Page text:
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Review: 'The Meredith Vieira Show'

Meredith Vieira returns to host her own talk

Meredith Vieira returns to host her own talk show, "The Meredith Vieira Show." Credit: NBC / Andrew Eccles

Meredith Vieira is a loveable TV personality because she is essentially a loveable person -- no one that I'm aware of has ever challenged the basic truth of that equation over her 30-year run on the national TV stage.

But should a loveable personality like hers be showcased in a TV vehicle as  conspicuously predicated on that lovability as the new "Meredith Vieira Show," which aired on WNBC/4 a little while ago? You'll note, not inaccurately, that it's a whole lot of love -- maybe too much -- which can and did force this newcomer into a swamp of saccharine and good vibes and real down-home-just-like-you-and-me baloney.

This was, we learned, her "home away from home" -- a cluttered, messy set that looked less like a "home" than a set conspicuously strewn with a tchotchkes that were strategically placed to make it look like someone's "home."

She's doing this show, we were told, because "I really miss you," which hardly sounds like a compelling reason to return to the grind of daytime TV as much as a slogan in support of that return.

She's also doing this "to make a difference in everyone's life and have fun doing it; that's my story in a nutshell." Again, well, ditto.

Vieira had the perfectly understandable, and ultimately regrettable, impulse to cram a lot into this first edition: a taped "greeting card" from her family, a surprise visit from sons, a Broadway sampler with appearances from the cast of "Mamma Mia,"  performances by Peter Gallagher and James Monroe Iglehart ... and finally, the first and only guest Jennifer Lopez, who got the questions she always gets that are typically crafted to extract some sort of vague insight into sexy momhood or dating at age 45. "It's so funny I go through through this in public," she said good-naturedly. "It's so ridiculous."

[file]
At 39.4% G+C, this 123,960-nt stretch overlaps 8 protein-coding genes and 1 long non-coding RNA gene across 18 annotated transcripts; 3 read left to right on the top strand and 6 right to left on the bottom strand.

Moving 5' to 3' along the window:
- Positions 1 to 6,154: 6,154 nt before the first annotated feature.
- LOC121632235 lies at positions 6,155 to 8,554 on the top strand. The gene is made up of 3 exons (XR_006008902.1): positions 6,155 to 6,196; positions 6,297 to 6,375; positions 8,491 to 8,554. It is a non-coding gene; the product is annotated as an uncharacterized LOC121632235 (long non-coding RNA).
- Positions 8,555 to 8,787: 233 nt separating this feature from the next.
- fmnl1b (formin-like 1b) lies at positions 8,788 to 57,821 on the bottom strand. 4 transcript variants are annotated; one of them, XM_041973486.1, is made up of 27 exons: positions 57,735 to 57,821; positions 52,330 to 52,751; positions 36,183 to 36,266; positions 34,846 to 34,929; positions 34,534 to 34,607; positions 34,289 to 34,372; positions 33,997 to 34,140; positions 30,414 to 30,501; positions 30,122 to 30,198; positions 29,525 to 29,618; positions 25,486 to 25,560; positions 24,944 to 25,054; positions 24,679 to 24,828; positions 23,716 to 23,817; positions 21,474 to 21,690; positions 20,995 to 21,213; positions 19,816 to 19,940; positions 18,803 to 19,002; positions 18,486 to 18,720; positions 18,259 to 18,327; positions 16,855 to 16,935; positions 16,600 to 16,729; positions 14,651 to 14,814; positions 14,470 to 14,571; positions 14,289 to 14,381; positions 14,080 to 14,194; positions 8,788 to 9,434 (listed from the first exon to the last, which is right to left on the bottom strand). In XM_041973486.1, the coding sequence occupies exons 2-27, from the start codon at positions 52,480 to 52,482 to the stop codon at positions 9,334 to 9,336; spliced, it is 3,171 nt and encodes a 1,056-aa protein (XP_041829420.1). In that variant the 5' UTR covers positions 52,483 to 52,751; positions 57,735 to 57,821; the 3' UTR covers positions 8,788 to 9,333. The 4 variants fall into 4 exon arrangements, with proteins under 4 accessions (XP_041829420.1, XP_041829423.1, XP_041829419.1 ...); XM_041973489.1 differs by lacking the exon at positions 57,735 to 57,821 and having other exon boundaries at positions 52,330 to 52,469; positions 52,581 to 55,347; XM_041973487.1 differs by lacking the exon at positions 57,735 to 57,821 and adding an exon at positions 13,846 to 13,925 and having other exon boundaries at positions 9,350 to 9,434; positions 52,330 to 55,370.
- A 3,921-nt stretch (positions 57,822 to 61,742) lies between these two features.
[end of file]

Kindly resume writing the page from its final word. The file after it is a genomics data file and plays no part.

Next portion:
Yeah, it is. 

Vieira then introduced one of the “TMVS” in-show games "Car-E-oke" - a sort of "name-that-tune" stunt that was endless, painful and silly - and later "Touchy-Feely," where prizes are bestowed upon the audience member who can guess what he or she is feeling, and - likewise - essentially disposable too..

Did I mention prizes? Those were given out today as well

The best part of the show was in fact the last segment - little girls from "Dancing Dreams," which helps disabled children realize their dream of dancing. Only then, in a brief glittering millisecond, did the real Meredith Vieira finally arrive - or at least the one we wanted to be there all along, and not the pre-packaged version that she insisted she would never be or become.

This newcomer needs to take a deep breath, settle down, get rid of flab, and clutter, and do what it always promised it would do - showcase Vieira one on one with people who have something of substance to say, and who feel that Vieira is the only person on TV they can feel comfortable enough around to say those things to.

 By the way, Lopez is certainly one of those people, but in this format, with this hodgepodge, she became just another big-name celebrity peddling her wares, and offering nothing - nothing - she hasn't said elsewhere a thousand times before.

First-edition grade: C -

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